40. The Role of Time - Chapter 2 Marzano defines time in classrooms as: Allocated time: the time in the school day specifically set aside for instruction, such as classes, as opposed to non-instructional activities, such as recess, lunch, passing time and the like. Instructional time: the in-class time that a teacher devotes to instruction (as opposed to management-oriented activities). Engaged time: the portion of instructional time during which students are actually paying attention to the content being presented. Academic learning time: the proportion of engaged time during which students are successful at the task they are engaged in.

  41. The Role of the TeacherChapter 3 Prewriting Conditions These conditions encourage students to “fuel up” on information. With a “full tank” they are more prepared to pour their newfound knowledge onto a page. • Reading • Dialogue • Inquiry • Personal Interest

  42. The Role StrategiesChapter 4Help Organize your students’ THINKING • Freewriting • Loop writing and looping • Brainstorming/listing • Clustering/Mapping • SDQR Chart • Movie Writing • Prewriting THINK Sheet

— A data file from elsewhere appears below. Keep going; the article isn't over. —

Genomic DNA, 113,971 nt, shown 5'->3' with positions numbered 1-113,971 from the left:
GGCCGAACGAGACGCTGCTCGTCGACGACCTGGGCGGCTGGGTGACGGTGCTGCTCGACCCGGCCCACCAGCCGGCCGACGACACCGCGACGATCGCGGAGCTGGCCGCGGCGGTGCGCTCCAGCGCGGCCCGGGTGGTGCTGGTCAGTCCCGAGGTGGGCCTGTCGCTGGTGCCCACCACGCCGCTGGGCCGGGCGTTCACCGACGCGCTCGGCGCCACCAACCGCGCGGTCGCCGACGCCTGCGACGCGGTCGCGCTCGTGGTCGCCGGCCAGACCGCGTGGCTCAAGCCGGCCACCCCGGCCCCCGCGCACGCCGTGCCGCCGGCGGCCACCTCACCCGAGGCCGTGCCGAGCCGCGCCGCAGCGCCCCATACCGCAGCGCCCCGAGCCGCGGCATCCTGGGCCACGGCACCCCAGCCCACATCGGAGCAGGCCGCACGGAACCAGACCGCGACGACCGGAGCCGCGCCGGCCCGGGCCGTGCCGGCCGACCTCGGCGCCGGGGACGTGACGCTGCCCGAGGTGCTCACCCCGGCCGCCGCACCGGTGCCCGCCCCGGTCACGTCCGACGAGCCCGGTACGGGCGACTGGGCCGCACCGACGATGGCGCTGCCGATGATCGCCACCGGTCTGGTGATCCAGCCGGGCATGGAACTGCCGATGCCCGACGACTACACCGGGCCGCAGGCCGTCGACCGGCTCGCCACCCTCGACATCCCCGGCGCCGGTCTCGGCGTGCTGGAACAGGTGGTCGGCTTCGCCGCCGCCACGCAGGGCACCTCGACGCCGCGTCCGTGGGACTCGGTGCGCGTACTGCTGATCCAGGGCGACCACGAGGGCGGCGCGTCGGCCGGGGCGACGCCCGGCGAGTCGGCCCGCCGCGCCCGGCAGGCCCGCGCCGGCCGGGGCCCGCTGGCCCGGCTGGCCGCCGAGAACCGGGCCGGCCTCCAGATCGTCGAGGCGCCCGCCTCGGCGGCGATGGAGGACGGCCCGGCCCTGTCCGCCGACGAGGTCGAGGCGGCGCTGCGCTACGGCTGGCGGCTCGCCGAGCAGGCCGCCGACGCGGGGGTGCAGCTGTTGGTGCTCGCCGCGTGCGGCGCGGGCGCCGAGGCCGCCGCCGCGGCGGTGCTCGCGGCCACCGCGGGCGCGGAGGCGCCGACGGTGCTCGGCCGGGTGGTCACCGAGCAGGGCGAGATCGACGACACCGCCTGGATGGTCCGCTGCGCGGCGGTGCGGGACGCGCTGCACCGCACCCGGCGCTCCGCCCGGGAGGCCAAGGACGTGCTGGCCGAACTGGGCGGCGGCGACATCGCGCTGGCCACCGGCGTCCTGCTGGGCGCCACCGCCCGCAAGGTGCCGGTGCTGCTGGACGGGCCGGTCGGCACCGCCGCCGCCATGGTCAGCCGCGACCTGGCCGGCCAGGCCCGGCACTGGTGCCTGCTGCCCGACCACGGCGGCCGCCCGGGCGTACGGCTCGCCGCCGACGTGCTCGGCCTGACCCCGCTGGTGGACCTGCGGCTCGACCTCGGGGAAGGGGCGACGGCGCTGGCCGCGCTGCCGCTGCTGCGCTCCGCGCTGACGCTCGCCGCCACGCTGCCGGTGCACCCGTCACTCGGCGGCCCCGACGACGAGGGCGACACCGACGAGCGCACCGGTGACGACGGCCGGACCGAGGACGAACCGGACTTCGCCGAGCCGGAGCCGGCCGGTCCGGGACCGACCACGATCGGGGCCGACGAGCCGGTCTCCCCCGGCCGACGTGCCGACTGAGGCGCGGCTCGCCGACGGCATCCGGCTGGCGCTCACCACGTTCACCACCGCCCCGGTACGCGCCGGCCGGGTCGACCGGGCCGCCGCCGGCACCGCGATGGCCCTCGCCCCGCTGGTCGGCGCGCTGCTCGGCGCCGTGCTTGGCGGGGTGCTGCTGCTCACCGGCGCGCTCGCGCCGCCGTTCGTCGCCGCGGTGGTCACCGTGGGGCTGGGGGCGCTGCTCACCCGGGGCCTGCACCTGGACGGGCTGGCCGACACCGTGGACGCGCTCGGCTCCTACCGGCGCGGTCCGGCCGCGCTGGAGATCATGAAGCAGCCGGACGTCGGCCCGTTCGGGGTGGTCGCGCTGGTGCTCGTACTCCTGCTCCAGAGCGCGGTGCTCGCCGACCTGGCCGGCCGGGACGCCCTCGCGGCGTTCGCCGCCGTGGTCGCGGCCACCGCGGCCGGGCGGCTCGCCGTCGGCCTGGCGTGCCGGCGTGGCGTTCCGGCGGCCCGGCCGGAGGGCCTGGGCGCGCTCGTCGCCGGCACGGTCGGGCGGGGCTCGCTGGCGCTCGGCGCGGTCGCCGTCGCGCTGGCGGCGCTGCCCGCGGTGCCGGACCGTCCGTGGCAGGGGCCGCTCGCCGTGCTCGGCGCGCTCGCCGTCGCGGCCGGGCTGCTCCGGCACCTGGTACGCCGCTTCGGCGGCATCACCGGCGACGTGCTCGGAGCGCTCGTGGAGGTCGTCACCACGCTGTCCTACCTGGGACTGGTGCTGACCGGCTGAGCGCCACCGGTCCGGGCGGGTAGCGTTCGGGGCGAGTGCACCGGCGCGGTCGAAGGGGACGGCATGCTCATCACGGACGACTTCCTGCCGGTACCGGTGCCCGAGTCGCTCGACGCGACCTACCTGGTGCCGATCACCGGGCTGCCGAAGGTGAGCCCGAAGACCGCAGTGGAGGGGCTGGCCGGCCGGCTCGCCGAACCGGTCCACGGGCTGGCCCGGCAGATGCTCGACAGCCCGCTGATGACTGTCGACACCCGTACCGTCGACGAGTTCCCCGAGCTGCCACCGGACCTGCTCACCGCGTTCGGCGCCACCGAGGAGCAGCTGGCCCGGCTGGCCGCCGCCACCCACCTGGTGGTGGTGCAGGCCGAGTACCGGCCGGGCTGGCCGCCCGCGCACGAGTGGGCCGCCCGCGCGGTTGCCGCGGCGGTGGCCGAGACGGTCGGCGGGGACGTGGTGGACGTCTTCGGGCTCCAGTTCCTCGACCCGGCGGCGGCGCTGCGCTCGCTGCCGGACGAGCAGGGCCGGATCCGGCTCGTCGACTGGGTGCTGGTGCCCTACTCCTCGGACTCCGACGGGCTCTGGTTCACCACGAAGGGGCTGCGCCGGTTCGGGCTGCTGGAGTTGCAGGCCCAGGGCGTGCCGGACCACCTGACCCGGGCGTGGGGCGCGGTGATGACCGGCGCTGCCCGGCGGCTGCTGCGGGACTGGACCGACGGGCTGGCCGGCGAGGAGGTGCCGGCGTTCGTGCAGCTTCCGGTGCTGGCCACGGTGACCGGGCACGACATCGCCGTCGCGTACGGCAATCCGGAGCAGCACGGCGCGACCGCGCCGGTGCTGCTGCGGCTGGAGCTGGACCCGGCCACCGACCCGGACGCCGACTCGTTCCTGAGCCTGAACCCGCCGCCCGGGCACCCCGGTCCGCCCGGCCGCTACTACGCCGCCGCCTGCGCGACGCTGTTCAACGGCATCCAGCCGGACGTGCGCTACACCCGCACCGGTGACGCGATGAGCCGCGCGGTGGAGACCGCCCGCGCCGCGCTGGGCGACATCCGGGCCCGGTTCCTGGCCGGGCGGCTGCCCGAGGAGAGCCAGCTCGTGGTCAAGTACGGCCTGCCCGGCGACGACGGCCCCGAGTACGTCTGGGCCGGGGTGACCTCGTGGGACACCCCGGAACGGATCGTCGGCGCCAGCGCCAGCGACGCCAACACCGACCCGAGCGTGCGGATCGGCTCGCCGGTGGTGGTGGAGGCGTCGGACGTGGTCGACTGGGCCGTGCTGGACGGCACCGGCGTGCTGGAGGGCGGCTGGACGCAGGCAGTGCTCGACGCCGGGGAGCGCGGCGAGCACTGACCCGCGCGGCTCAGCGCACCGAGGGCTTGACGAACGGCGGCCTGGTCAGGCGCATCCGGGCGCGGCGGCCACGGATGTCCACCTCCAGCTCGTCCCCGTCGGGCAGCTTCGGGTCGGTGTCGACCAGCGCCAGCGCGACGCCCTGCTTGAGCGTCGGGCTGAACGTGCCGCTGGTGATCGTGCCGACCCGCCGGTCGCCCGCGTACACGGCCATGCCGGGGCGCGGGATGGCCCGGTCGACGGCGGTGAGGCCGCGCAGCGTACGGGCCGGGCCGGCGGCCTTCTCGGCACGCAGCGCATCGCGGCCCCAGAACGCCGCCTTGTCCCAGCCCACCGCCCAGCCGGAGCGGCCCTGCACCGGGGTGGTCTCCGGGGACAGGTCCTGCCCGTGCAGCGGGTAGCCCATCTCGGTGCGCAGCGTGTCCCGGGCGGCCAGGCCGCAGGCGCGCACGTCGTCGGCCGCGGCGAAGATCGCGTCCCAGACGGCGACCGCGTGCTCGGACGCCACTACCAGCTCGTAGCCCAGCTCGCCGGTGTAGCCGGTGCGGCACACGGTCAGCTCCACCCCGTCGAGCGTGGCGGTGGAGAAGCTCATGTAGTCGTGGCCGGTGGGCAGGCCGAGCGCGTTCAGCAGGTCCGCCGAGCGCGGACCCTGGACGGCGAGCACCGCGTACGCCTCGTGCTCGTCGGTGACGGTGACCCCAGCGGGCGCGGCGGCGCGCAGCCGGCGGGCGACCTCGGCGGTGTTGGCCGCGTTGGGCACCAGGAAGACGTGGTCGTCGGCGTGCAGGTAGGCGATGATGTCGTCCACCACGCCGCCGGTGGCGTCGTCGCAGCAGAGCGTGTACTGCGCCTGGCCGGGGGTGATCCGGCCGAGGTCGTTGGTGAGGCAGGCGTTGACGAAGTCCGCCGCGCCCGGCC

43. The Role of AssessmentChapter 7

  44. Using Writing Assignments for Assessment writing-to- learn learning-to-write SUPPORT Building Content Knowledge

  45. UNCOVER the Curriculum vs. COVER the Curriculum • Teaching writers requires that we create extended writing time in our classes. • If we create extended writing time to truly teach students how to write, doesn’t that mean other parts of the curriculum will have to be sacrificed? In a word, YES.

  46. OFFENSE Classroom Culture Norms Resources Opportunities to Write DEFENSE Scaffolding Instruction Modeling Writing Providing Feedback Using Thinking Maps Peer Evaluating How Can Teachers Help?

  47. The Role of Technology THINGS TO THINK ABOUT Am I using available technology to the fullest extent possible in my classroom? How do I know when software applications are appropriate and have real instructional value? How can I use technology in my lesson planning and instruction? What changes can I expect in my students, my classroom, and myself when I increase my use of technology?

  48. Online Graphic Organizers help Students Organize and Hold their THINKING • •

  49. 11 Minute Essay STEP ONE Develop a starting point prompt. This could be a statement such as: “We can learn lessons from the people around us. They often demonstrate how to be honorable, loyal, and brave.” Pictures make excellent prompts, such as this picture of a soldier working with an aroused cobra.

  50. Module 4 Learning-to-Write Toolbox Toolbox for Learning-to-WritePrewriting Draft Writing: Revising and EditingRubricsGraphic Organizers and Thinking Skills Check out the website: Module 4